John Torreano · Material World

John Torreano's monumentally scaled monochromatic fields, sentry columns, and crosses studded with wooden balls and glittering gems are at once conceptually provocative and drop-dead gorgeous. Beauty is a resurgent cultural concept these days, as social critics and art historians try again to locate meaning in aesthetic experience that transcends the everyday, ephemeral or esoteric. But Torreano's art has always sought to balance aesthetic theory with real-world notions of beauty. Most often, he does this by emphasizing the inherent contradiction between the physicality of his utilitarian materials and the otherworldly evanescence of his painterly fields.

For the past 30 years John Torreano has challenged such modernist dogma as essentialism (i.e. the flatness of painting) or the idea of art as “container,” with a concept of meaning determined by a multiplicity of points of view, or, as he would say, "There are many stars. There are many gods." In his effort to expand these boundaries he has enlisted a wide variety of unconventional materials and means, including acrylic gems, wood spheres, krylon paint, polyhedrals and snubnose moldings, all in an effort to reconstruct a formalist vocabulary. Armed with these tools a great wit and a physical sensitivity to color and material, his work confronts the viewer with many of the oxymoronic binaries of contemporary art and culture. In addition to object making, Torreano has given numerous comedic performances to that same end.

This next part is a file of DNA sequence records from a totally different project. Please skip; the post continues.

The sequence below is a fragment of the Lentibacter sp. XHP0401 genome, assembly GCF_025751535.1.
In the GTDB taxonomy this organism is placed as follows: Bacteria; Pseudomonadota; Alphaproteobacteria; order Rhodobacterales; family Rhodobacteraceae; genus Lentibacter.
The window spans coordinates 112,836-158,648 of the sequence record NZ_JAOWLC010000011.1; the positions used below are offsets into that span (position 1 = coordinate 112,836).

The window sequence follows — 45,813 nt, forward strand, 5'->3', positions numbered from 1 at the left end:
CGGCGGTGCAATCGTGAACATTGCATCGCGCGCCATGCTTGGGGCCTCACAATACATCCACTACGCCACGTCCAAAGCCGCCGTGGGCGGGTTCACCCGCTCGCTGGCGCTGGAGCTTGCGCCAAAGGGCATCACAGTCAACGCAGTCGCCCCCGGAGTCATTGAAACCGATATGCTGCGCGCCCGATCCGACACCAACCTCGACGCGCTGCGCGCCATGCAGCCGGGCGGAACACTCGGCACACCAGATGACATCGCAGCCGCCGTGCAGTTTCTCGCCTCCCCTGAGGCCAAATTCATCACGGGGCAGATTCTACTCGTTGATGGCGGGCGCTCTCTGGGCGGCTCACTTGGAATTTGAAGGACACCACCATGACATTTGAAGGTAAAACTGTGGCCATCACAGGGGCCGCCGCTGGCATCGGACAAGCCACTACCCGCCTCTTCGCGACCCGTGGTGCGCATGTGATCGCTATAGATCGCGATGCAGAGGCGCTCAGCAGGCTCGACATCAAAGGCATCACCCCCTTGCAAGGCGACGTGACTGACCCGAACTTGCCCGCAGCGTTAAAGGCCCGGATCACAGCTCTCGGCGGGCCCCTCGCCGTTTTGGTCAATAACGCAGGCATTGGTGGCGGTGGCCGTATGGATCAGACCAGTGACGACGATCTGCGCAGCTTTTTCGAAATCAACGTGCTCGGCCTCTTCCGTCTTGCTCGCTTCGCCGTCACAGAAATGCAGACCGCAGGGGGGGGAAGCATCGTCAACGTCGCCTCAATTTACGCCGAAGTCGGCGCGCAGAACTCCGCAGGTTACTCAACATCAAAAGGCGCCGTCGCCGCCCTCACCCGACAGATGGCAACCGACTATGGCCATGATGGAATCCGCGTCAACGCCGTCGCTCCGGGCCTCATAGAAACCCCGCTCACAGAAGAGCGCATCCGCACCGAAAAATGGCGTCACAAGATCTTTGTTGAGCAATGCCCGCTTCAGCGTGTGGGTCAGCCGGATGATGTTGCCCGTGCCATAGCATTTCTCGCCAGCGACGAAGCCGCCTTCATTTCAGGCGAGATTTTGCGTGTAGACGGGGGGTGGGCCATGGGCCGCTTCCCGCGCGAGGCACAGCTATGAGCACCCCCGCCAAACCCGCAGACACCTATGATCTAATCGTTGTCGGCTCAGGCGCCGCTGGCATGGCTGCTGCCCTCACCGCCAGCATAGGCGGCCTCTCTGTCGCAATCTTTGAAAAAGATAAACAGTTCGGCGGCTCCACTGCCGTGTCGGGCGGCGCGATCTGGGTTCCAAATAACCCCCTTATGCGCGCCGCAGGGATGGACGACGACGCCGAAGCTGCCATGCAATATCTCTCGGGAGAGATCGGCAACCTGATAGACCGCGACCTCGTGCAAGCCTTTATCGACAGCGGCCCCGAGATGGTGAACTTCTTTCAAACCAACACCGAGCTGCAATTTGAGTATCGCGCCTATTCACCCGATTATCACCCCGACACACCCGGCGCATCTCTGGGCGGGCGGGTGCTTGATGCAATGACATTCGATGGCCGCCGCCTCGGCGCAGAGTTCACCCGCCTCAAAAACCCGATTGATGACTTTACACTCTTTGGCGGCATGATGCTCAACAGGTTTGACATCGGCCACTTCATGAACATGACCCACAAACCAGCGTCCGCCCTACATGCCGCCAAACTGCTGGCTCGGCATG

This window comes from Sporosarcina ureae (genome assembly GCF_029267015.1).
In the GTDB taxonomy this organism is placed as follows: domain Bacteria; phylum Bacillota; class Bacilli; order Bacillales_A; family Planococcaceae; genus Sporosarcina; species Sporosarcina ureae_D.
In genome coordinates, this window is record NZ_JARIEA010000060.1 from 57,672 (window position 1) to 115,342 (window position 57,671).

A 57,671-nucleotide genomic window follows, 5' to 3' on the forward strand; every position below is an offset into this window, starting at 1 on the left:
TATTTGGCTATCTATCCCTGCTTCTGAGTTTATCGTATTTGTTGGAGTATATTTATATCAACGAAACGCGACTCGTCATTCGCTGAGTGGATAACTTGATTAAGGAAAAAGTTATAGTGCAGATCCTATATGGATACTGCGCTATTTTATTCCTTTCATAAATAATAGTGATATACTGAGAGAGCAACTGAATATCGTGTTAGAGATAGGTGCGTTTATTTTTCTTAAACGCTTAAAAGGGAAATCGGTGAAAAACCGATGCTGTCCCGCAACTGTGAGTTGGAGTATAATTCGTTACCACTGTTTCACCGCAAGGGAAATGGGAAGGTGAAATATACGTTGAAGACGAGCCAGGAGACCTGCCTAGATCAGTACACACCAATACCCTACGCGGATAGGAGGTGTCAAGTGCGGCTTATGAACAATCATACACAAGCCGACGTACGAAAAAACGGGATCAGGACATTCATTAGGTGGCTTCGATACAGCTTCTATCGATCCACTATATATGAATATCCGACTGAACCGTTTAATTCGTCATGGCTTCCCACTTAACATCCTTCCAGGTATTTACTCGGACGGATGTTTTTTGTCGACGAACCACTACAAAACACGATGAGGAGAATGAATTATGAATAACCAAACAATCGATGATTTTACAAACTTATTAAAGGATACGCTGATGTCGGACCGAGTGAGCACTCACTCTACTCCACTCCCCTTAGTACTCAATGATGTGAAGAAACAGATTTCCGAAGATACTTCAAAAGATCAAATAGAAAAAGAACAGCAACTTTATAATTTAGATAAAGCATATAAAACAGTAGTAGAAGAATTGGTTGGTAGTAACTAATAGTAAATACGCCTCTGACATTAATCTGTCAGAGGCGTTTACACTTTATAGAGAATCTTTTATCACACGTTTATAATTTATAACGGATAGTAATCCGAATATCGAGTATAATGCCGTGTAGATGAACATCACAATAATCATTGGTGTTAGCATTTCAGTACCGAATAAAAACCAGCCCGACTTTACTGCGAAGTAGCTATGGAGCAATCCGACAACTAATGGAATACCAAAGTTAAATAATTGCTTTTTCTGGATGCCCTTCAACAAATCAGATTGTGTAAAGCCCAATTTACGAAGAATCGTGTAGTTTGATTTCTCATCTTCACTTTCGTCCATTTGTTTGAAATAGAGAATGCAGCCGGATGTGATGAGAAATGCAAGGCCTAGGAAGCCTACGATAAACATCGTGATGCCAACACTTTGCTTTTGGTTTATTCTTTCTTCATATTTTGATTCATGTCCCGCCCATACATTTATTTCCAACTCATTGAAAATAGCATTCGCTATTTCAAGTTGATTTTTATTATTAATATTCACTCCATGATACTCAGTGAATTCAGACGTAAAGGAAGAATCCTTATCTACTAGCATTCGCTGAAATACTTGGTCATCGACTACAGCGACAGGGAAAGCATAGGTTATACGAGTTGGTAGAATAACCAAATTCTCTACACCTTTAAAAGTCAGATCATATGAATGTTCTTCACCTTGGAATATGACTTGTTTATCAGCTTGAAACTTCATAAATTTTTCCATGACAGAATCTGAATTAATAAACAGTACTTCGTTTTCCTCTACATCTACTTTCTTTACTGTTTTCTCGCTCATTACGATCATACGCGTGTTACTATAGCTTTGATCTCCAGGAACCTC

John Torreano was born in Flint, Michigan, in 1941. He currently lives and works in New York, where he heads the NYU graduate program in studio art. In 1967 he received an MFA from Ohio State University, Columbus. He earned a BFA from Cranbrook Academy of Art, Bloomfield Hills, MI, in 1963, and in 1961 he graduated with an AA from Flint Community Junior College, Michigan. Torreano has exhibited his work in numerous museums and galleries, and his achievements have been recognized with grants from the Guggenheim Memorial Foundation Fellowship and the National Endowment for the Arts, among others.

The exhibition gallery guide features an essay by Terrie Sultan, Curator of Contemporary Art, Corcoran Gallery of Art, Washington, D.C.